I am sitting in a tiny, remote village in the Himalayas, 4000m above sea level. And, bizarrely, ‘Gangnam Style’ is pumping.
To my left, nestled amongst a ring of colossal siblings, is Mount Everest. It tumbles upward in craggy folds, its peak misshapen under a thick blanket of white. A few tiny cottages stud the slopes, but there are no other signs of human life.
To my right, two Nepalese guys are huddled over iTunes, carefully contemplating a switch to Pitbull.
These are the mountains of modern Nepal: a place of disorienting paradoxes.
Life here is fiercely tied to the rhythms of the past. Yaks and donkeys bear sacks of rice along trading paths worn over hundreds of years, and motorised transport is non-existent. Everywhere, signs of a resilient and vibrant culture are tucked into the foothills. Prayer stones and flags gaily bedeck the trails, and traditionally dressed Sherpa women tend patchwork fields.
The remoteness of this place both beckons and holds modernity at bay. The steep icy trails that make these villages so inaccessible have also brought an influx of adventurers, new money, and destabilising changes.
Last year Nepal welcomed 600,000 tourists. The vast majority come for ‘mountain tourism’, drawn by the mythology of the Himalayas and the challenge of the slopes. In a poor and unstable country with 45% unemployment, the tourism sector provides 750,000 jobs and 3% of GDP. It has long been Nepal’s largest industry, and is the largest foreign income earner after worker remittances.
This windfall, however, has not come without cost. The national parks of Nepal face severe erosion problems, associated with rising demands for fuel. Pollution of water supplies and reserves is also of increasing concern, as tourists discard pieces of rubbish in the thousands. Locals complain wearily of disrespectful and brash tourists who have little understanding of the customs governing village life. Even more seriously, rapid economic change has exacerbated Nepal’s political instability. A simmering, decade-long Maoist insurgency ended in 2006, after 11,000 deaths. But tensions surrounding Nepal’s rigid caste system and unequal distribution of wealth remain sore points in a country divided along sectarian and religious lines.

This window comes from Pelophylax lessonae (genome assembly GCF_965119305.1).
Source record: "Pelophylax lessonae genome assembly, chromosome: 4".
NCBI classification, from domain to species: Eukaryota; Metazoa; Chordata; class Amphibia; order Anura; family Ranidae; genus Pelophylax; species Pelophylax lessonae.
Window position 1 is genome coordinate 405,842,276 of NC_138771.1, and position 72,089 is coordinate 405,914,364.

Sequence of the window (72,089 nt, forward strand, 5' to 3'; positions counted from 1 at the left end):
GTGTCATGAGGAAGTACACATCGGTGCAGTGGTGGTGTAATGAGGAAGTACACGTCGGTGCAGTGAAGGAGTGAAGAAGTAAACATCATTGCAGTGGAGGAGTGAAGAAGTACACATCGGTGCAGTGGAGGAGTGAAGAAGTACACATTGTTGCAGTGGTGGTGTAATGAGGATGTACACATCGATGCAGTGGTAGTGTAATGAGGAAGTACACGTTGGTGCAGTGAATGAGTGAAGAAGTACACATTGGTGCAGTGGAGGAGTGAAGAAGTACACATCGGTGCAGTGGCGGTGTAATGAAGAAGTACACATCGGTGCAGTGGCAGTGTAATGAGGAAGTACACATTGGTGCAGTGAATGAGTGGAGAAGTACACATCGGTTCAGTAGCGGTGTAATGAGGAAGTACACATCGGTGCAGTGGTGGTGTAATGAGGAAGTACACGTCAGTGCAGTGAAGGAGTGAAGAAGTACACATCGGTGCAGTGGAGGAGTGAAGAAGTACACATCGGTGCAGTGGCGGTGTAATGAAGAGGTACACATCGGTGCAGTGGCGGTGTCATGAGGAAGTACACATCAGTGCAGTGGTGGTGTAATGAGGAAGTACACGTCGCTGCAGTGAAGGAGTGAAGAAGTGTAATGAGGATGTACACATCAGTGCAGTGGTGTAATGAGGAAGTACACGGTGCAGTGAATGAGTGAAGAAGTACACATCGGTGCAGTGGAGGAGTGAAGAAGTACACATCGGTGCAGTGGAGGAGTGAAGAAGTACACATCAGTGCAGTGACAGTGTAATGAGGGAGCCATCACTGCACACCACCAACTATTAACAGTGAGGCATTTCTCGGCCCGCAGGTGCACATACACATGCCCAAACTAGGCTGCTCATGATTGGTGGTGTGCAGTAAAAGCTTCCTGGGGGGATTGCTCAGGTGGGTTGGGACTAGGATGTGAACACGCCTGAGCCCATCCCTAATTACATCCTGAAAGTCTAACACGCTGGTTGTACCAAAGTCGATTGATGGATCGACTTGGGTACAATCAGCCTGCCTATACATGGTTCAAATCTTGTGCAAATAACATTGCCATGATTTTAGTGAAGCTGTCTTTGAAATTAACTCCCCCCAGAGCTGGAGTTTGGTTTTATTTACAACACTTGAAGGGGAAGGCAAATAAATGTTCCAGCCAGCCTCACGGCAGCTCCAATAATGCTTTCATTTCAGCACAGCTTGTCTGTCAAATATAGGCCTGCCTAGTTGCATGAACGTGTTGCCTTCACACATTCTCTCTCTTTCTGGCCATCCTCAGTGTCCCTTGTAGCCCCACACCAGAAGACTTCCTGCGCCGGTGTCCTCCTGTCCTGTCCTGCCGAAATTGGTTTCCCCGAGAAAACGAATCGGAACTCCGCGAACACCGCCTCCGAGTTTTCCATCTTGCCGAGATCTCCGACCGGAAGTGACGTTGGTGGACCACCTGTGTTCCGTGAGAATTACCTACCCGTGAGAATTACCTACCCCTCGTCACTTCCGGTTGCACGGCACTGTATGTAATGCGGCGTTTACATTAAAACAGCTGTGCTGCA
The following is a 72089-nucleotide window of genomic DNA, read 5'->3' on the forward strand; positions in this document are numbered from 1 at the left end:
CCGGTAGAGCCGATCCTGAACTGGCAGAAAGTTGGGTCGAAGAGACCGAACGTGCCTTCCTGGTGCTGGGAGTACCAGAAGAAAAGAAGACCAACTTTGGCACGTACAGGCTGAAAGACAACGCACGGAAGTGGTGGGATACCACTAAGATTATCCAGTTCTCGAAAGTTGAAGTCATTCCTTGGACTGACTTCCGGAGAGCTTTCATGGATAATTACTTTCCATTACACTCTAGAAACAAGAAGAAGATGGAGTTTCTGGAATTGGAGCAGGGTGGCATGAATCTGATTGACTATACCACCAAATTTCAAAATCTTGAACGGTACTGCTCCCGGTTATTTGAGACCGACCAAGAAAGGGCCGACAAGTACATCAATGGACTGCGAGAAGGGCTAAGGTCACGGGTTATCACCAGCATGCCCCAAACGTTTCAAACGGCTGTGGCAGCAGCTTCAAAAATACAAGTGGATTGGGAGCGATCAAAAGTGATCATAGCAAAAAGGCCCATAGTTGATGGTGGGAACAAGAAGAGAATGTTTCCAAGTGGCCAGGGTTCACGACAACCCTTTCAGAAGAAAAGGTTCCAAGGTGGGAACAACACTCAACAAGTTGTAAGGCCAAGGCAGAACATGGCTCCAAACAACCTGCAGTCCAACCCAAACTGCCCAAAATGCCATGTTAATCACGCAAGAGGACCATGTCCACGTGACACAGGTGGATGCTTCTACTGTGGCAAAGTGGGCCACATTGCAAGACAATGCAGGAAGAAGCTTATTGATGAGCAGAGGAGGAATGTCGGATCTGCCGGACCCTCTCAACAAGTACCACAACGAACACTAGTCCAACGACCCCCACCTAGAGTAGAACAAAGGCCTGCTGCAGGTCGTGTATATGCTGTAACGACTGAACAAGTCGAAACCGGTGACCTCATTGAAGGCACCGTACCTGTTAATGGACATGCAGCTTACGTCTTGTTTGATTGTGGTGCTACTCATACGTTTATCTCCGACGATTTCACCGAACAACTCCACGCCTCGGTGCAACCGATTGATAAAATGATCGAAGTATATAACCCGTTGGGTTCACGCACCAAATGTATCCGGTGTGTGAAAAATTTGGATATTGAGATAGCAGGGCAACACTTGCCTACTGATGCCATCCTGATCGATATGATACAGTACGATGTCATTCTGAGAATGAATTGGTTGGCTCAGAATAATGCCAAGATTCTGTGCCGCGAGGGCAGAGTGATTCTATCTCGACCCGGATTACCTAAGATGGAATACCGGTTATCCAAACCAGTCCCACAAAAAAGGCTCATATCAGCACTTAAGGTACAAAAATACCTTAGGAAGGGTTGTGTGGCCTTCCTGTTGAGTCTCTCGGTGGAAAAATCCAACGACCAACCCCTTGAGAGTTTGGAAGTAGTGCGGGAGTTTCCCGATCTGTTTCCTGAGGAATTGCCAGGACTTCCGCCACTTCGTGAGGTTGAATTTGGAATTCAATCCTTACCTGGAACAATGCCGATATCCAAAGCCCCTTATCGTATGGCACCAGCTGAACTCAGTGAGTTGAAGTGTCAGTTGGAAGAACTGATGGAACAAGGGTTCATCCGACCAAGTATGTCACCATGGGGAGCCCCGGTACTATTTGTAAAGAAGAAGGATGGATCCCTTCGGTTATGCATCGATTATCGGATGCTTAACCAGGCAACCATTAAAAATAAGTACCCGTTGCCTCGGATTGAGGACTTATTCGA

Despite the uneasy peace, Nepal remains politically deadlocked. Following the bloody zenith of the civil war when King Gyanendra dismissed the parliament, the main political parties reached an accord with Maoist forces. These major parties then subsequently deposed the monarchy in 2008, drawing upon public anger at the Royal massacre committed by Crown Prince Dipendra in 2001. The country has remained politically paralysed since. No new constitution has been written, and repeated elections have failed to resolve the stalemate.
Such unrest feels far removed from the slow rhythms of mountain life. Here, a blossoming prosperity is increasingly visible. Gleaming teahouses line the paths, promising WiFi and Snickers bars. Government health clinics are being rebuilt after decades of absence, and rosy-cheeked children bound along newly cobbled paths.
For the people of these mountains, tourism is extending a fragile, golden lifeline out of poverty and conflict. It remains to be seen whether it will be enough to smooth over Nepal’s fissures in the long term. Without political stability to reassure visitors of their safety, the golden goose may well vanish once more.